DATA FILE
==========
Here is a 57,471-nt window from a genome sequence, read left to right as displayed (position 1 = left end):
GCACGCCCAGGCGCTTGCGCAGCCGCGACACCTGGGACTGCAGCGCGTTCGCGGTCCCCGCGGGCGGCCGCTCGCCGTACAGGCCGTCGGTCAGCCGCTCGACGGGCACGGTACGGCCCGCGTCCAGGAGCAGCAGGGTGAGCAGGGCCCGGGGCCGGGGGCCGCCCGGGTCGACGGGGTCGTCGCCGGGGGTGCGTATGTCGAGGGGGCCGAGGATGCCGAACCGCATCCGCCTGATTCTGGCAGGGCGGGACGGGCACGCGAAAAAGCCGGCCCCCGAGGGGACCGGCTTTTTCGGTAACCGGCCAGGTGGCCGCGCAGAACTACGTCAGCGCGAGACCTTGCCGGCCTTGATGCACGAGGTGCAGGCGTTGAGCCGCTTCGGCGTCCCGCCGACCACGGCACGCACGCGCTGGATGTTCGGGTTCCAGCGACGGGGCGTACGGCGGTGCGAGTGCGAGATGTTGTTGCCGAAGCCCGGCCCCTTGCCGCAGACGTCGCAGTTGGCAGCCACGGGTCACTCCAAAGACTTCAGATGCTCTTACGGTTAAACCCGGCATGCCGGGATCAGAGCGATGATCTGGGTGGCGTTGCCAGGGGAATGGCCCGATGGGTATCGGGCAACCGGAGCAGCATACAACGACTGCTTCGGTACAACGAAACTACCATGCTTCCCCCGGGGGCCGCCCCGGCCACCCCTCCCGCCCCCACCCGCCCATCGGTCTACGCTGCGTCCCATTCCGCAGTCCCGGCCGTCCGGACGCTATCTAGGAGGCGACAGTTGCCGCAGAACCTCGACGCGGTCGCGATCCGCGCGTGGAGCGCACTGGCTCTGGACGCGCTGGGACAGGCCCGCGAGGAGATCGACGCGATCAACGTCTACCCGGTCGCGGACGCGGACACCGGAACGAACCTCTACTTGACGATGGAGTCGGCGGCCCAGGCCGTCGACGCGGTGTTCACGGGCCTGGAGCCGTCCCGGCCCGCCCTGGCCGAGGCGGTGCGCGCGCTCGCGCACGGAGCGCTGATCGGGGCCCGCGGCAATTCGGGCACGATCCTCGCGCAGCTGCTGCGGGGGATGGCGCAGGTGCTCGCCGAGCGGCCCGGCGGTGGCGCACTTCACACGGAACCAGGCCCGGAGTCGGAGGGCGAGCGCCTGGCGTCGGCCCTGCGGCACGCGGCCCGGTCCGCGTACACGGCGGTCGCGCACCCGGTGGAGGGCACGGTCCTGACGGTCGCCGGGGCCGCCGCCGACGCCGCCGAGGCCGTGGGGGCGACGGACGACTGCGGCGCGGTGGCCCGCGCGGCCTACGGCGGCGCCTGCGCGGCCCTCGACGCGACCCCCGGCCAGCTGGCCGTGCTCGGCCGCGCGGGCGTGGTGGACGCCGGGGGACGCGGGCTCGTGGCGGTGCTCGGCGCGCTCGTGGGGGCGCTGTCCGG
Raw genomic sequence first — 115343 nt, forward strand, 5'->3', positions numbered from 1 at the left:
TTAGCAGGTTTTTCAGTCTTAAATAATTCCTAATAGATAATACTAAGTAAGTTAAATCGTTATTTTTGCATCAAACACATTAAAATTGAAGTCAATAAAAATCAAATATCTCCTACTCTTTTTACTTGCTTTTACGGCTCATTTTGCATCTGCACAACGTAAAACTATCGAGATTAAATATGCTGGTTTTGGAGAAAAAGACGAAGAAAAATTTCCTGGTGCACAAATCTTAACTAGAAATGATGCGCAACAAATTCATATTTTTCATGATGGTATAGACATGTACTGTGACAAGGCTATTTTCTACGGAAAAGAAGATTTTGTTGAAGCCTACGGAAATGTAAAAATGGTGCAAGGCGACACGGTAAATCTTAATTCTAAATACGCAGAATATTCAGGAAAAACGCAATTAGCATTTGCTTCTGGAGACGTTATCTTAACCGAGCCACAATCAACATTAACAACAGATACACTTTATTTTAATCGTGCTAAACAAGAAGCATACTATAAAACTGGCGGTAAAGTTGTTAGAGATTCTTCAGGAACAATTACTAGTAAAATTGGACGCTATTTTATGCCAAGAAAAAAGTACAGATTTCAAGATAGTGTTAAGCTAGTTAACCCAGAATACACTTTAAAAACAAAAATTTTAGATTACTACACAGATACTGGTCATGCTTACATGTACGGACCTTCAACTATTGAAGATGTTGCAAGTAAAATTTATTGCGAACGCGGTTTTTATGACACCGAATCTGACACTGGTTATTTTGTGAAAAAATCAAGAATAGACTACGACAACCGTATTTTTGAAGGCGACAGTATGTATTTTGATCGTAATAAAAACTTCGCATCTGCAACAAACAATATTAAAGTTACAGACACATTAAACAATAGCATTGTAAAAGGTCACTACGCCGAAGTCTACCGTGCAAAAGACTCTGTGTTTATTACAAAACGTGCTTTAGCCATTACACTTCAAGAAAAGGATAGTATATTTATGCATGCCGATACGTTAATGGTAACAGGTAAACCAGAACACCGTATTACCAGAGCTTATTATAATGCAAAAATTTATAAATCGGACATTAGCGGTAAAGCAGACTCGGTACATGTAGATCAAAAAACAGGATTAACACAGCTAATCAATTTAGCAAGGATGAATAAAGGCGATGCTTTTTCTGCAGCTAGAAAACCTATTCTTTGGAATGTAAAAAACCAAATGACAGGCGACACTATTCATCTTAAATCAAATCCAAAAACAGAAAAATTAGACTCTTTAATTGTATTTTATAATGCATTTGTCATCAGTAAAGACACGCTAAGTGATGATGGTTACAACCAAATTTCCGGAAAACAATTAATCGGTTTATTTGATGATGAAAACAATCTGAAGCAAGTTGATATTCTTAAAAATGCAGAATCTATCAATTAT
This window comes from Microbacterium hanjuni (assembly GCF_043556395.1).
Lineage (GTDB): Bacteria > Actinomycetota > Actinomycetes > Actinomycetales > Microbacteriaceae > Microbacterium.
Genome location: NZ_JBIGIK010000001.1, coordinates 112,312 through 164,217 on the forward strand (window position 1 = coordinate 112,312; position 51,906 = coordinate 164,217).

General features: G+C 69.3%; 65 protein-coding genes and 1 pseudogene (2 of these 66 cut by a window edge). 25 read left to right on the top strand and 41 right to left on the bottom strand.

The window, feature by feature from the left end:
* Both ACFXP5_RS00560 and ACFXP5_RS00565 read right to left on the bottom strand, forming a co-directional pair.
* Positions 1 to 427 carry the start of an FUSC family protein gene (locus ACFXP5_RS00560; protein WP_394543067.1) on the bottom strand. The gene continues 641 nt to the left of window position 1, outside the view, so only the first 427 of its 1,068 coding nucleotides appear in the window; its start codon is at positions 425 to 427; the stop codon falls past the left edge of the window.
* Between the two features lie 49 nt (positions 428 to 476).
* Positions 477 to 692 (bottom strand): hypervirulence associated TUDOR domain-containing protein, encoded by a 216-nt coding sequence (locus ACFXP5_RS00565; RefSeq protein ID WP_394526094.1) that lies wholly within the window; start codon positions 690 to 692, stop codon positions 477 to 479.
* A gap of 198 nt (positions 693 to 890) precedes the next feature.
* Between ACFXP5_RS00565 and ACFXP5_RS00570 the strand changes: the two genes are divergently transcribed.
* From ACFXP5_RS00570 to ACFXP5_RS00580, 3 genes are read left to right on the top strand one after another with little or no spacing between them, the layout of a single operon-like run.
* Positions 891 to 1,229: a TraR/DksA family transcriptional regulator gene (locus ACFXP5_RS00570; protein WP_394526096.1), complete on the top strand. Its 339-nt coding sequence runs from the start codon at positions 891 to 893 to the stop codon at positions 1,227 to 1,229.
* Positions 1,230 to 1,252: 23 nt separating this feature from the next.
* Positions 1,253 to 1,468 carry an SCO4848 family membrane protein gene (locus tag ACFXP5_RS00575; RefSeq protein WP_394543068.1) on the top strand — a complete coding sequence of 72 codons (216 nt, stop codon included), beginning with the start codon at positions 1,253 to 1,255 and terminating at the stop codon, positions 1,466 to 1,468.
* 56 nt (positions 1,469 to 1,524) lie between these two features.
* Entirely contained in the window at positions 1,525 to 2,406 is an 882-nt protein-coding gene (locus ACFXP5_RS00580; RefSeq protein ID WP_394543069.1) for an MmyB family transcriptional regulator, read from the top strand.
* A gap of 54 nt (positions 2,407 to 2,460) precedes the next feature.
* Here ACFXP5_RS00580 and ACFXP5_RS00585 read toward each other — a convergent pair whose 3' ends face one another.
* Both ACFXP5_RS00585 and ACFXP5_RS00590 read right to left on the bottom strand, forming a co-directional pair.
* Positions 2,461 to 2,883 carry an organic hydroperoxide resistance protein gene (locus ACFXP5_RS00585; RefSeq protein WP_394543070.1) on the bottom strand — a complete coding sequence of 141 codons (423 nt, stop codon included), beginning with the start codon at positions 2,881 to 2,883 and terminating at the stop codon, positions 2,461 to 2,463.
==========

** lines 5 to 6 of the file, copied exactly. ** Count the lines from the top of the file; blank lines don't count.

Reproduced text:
This window comes from Microbacterium hanjuni (assembly GCF_043556395.1).
Lineage (GTDB): Bacteria > Actinomycetota > Actinomycetes > Actinomycetales > Microbacteriaceae > Microbacterium.